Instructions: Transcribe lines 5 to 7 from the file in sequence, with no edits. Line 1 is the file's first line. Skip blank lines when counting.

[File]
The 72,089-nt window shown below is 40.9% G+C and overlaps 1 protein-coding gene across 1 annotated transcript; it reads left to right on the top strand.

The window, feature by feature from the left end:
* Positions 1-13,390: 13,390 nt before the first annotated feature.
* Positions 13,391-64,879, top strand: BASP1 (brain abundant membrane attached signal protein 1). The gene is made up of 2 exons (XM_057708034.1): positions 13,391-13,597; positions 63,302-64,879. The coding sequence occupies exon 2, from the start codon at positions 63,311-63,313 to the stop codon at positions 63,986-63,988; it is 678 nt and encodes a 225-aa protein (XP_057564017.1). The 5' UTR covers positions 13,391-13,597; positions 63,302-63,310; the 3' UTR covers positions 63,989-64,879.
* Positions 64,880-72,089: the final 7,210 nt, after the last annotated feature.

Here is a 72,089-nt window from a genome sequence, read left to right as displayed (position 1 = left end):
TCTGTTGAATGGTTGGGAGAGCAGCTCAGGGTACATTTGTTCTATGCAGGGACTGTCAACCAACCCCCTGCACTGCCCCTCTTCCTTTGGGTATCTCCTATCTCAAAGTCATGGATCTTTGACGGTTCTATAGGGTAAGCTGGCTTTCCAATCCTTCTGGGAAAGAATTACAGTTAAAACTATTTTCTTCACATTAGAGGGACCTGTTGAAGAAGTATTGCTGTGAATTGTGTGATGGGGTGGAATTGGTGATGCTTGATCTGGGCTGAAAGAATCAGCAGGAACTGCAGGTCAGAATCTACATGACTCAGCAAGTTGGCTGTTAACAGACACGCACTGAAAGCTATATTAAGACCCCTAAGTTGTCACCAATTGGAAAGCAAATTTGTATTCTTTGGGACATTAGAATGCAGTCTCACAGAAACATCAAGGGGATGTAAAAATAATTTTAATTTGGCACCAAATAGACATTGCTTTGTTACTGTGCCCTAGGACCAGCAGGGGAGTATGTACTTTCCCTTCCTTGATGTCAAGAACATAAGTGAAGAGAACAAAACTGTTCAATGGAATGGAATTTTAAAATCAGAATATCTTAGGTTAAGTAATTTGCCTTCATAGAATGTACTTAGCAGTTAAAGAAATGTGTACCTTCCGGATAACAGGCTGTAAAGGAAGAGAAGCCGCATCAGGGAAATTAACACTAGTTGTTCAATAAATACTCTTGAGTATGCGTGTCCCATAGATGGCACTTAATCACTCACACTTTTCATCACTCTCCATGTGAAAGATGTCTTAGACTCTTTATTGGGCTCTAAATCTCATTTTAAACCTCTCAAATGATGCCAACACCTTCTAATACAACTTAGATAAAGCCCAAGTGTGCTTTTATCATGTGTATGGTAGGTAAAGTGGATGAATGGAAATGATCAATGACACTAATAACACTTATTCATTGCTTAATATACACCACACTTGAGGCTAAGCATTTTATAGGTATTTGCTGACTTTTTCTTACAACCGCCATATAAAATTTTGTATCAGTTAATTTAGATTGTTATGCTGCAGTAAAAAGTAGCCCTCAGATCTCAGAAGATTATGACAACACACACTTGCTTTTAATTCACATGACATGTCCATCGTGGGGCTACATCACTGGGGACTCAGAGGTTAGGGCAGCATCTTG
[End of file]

* Positions 64,880-72,089: the final 7,210 nt, after the last annotated feature.

Here is a 72,089-nt window from a genome sequence, read left to right as displayed (position 1 = left end):
TCTGTTGAATGGTTGGGAGAGCAGCTCAGGGTACATTTGTTCTATGCAGGGACTGTCAACCAACCCCCTGCACTGCCCCTCTTCCTTTGGGTATCTCCTATCTCAAAGTCATGGATCTTTGACGGTTCTATAGGGTAAGCTGGCTTTCCAATCCTTCTGGGAAAGAATTACAGTTAAAACTATTTTCTTCACATTAGAGGGACCTGTTGAAGAAGTATTGCTGTGAATTGTGTGATGGGGTGGAATTGGTGATGCTTGATCTGGGCTGAAAGAATCAGCAGGAACTGCAGGTCAGAATCTACATGACTCAGCAAGTTGGCTGTTAACAGACACGCACTGAAAGCTATATTAAGACCCCTAAGTTGTCACCAATTGGAAAGCAAATTTGTATTCTTTGGGACATTAGAATGCAGTCTCACAGAAACATCAAGGGGATGTAAAAATAATTTTAATTTGGCACCAAATAGACATTGCTTTGTTACTGTGCCCTAGGACCAGCAGGGGAGTATGTACTTTCCCTTCCTTGATGTCAAGAACATAAGTGAAGAGAACAAAACTGTTCAATGGAATGGAATTTTAAAATCAGAATATCTTAGGTTAAGTAATTTGCCTTCATAGAATGTACTTAGCAGTTAAAGAAATGTGTACCTTCCGGATAACAGGCTGTAAAGGAAGAGAAGCCGCATCAGGGAAATTAACACTAGTTGTTCAATAAATACTCTTGAGTATGCGTGTCCCATAGATGGCACTTAATCACTCACACTTTTCATCACTCTCCATGTGAAAGATGTCTTAGACTCTTTATTGGGCTCTAAATCTCATTTTAAACCTCTCAAATGATGCCAACACCTTCTAATACAACTTAGATAAAGCCCAAGTGTGCTTTTATCATGTGTATGGTAGGTAAAGTGGATGAATGGAAATGATCAATGACACTAATAACACTTATTCATTGCTTAATATACACCACACTTGAGGCTAAGCATTTTATAGGTATTTGCTGACTTTTTCTTACAACCGCCATATAAAATTTTGTATCAGTTAATTTAGATTGTTATGCTGCAGTAAAAAGTAGCCCTCAGATCTCAGAAGATTATGACAACACACACTTGCTTTTAATTCACATGACATGTCCATCGTGGGGCTACATCACTGGGGACTCAGAGGTTAGGGCAGCATCTTG